My original plan was to stay two days in Tokyo and travel to Shikoku. But the forces of nature in the form of a typhoon have intervened. As I write this Shikoku is being inundated with torrential rains. So I extended my stay in Tokyo in order to arrive after the storm will have passed.
Day 2 brought a visit from a Tendai monk who has helped train me the past two years. It was a real pleasure to see him for the short time we were able to arrange. Although I am more than old enough to be his grandfather, he has been my teacher and that dominates our relationship. He has such an extraordinary devotion to Buddhist practice which he pursues with a fierce determination. He really inspires me to learn more and try harder. We walked around the city for a few hours. Since it was the weekend the parks and streets were filled with people enjoying their day off. The multitude of little shops were busy some with the owners of some loudly hawking their goods to the passers by. We heard taiko drumming in the park. He wanted to look for koi fish in a pond in Ueno park. I was astounded to find the pond absolutely filled with lotus plants. In the middle of the pond was a small Tendai temple with a monk inside beating the drum while he chanted a sutra by himself.
Acres of lotus
We encountered a number of people running along the path around the pond. My friend told me they were playing Pokémon Go. What a mix.
On day 3 I took a long walk from my hotel to the area around the Imperial Palace which has gardens open to the public. For most of the walk I was in a nice residential neighborhood but near the end as I reached Tokyo Station I emerged into a place of power and wealth. Buildings established to impress, to convey stability and permanence, surround the very busy station. A few blocks away are the Imperial Gardens with remnants of the stone wall fortifications that were built long ago, in fact long before the emperors came here. In the midst of a city where space is the most precious commodity there is lavish open space.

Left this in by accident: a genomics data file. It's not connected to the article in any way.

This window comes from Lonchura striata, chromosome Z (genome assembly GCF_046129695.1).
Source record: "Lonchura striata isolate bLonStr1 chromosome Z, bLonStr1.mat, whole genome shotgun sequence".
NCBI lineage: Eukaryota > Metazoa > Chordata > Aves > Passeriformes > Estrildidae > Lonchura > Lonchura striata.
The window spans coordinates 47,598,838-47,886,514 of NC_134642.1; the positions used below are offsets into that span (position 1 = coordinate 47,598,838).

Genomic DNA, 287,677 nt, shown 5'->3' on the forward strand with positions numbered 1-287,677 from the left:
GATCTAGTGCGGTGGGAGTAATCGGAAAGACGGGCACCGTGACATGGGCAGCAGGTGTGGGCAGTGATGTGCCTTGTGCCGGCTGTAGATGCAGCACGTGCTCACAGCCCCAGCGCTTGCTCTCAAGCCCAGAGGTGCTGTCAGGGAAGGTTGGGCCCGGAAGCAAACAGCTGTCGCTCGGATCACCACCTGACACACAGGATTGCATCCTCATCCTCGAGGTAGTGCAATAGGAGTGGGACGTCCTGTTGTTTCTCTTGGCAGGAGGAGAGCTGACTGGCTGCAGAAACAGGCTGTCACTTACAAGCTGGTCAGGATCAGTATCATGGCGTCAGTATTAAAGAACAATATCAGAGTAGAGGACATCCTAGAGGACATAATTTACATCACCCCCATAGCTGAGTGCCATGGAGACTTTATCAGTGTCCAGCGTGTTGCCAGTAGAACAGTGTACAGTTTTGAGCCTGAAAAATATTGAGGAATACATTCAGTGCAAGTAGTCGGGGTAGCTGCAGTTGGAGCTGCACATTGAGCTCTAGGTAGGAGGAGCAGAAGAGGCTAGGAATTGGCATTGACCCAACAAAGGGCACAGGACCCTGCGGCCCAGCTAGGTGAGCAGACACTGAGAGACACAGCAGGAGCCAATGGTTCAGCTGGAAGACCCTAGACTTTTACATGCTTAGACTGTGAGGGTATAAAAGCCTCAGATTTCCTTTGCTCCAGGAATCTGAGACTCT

On day 4 things caught up with me and some serious fatigue set in — appropriate to my age I suppose. The weather was turning bad so I dedicated the day to rest, planning and self maintenance. I took the opportunity to go to a local laundromat to wash some clothes. It was a space about 6 feet by 10 feet in which there were three washers and two dryers. People came and went with the wash. They would start their wash or dry and then return precisely when the cycle was done. No inconvenience to anyone because of delay. I had a conversation with a young woman from Oregon and realized I was speaking in English for more than a single sentence for the first time in several days. It felt strange, actually. That evening I went to a restaurant for dinner and found myself across from a family consisting of three generations, including a baby about a year or two old. Grandmother and Auntie were playing peekaboo with the baby who enthusiastically participated. The Japanese smile a lot, but these people were completely lit up with their enjoyment of each other.
Day 5’s adventure was my first encounter with the Tokyo subway. It runs in the same tradition of precision, cleanliness and professionalism I’ve noticed in all Japanese transportation systems. I was somewhat nervous about getting lost, but the many signs in English, clear maps in the cars and some good luck got me to my destination of Tokyo Station. I was there to initiate my Japan Rail Pass for my journey starting tomorrow towards Shikoku. The station is immense, extremely busy and complicated. Somehow I found the right desk, got my pass and reserved a seat on a Shinkansen (bullet train) for tomorrow’s trip. The plan is to go to Osaka, then get a train south to the port city of Wakayama. I’ll stay the night there and on the following day take a two hour ferry ride to Tokushima and Shikoku at last. My adventures will then really begin.